A little movie theatre in Stratford, Ont. is receiving some big recognition from Guinness World Records.
Officials with the organization have named the 13-seat Little Prince Micro-Cinema as the world’s smallest purpose-built cinema in operation.
The micro-cinema, complete with Victorian-themed lounge and concession stand, officially opened in October along Wellington Street in Stratford’s downtown.
“(It’s) exciting. It’s been a long time in the making,” said owner and operator, Leigh Cooney, in an interview Wednesday with Global News.
“This has been something … probably over two and a half years now since I originally built the tiny screening room itself, and then it was just a lot of heartache between now and then to finally get the doors open.”
Cooney previously operated Meet Your Maker out of the Wellington Street address, a gallery and gift shop which held small art shows in the space at the back of the shop, now occupied by the tiny theatre.
“We started working with local filmmakers doing little competitions around town and we thought, ‘Well, how great would it be if we built a screening room permanently?'” Cooney said.
What began as a small screening room with some folding chairs, a pull-down screen, and a digital projector morphed into a Victorian-themed tiny cinema, complete with tiered seating, red carpeting, velvet ropes, vintage movie posters, and an old-timey box office kiosk.
Cooney says it was while looking for inspiration from other mini-cinemas that he learned of the previous Guinness World Record holder, Cabiria Cine-Cafe in Brazil, which had held the distinction since 2009.
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“I thought, well, if we’re going to make it into a quote-unquote movie theatre, then we should make it look like a movie theatre. And my tastes just always go to the old-timey stuff.”
The Guinness World Records website lists Nov. 27, 2021 as the date when The Little Prince Cinema achieved its status as smallest purpose-built cinema in operation, a date Cooney says is when they finalized and submitted their application.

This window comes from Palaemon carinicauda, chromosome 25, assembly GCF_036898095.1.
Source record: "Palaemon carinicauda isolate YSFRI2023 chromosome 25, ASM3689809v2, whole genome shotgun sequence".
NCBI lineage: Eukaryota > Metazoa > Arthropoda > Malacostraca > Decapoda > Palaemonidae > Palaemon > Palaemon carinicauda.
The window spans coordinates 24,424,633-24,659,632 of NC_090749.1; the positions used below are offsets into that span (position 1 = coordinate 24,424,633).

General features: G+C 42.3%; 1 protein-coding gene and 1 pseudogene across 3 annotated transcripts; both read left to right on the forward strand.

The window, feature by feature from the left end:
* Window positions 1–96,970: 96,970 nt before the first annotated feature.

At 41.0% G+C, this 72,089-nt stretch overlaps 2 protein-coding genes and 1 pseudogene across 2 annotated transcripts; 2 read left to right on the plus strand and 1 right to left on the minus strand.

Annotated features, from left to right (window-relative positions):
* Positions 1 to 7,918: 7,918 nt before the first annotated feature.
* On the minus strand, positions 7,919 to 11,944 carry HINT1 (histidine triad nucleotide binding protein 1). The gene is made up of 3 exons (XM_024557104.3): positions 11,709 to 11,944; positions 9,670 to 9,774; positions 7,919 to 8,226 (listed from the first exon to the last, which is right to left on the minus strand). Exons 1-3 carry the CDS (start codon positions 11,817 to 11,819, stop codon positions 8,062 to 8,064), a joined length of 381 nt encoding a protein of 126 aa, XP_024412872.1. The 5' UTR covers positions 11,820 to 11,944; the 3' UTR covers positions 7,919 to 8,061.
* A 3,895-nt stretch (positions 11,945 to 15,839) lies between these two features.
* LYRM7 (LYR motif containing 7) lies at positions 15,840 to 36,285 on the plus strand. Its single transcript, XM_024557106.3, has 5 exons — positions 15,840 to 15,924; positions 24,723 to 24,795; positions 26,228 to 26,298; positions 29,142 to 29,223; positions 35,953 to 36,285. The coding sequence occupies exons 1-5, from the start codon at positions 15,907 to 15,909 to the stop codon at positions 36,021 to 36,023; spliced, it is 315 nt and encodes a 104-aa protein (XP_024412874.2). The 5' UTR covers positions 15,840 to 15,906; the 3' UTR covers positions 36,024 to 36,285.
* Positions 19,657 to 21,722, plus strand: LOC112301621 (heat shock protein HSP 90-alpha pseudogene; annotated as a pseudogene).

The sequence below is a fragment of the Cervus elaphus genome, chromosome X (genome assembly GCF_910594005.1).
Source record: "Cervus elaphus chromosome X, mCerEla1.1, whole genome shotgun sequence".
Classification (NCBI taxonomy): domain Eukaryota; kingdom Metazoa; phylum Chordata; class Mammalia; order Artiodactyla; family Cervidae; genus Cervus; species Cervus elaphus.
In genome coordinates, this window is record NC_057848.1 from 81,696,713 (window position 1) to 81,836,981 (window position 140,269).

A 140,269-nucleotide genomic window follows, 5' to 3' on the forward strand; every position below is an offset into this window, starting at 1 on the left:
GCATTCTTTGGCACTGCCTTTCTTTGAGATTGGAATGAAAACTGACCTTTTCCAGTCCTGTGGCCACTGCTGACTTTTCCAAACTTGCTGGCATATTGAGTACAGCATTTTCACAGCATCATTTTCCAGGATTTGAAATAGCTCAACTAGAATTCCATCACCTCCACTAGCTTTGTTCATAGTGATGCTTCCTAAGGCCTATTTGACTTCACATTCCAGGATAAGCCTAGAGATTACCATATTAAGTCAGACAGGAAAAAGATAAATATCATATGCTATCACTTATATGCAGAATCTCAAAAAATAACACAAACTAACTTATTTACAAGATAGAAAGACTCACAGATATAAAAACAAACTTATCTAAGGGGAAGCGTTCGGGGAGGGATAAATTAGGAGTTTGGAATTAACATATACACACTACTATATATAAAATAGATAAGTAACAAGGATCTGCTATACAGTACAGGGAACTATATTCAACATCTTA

Guinness World Records is based in the UK, but is published by the Vancouver-based Jim Pattison Group. It has no modern-day affiliation with the Guinness beer brand or with parent Diageo.
“Because Guinness is in the UK, we had to find our own witnesses that would serve the purposes that they were looking for,” Cooney said, referring to the process conducted to verify a record holder.
“We had quite a number of people. The mayor and some city councillors. Some film directors. And then we had to get a historian and University of Toronto professor, as well, in the film department there … That alone was a profound amount of work and effort so that did take a lot of time, and that is why they have acknowledged it as November.”
Cooney said it was a relief to be able to finally share the good news once and for all, and says the response from the community so far has been wonderful. For now, the cinema will focus on small parties and private functions.
“If anything, it’s just going to be great for us. It’s going to be such a wonderful marketing thing. As a small business that’s survived COVID somehow — we just barely made it through — it’s … a bit of a dream come true.”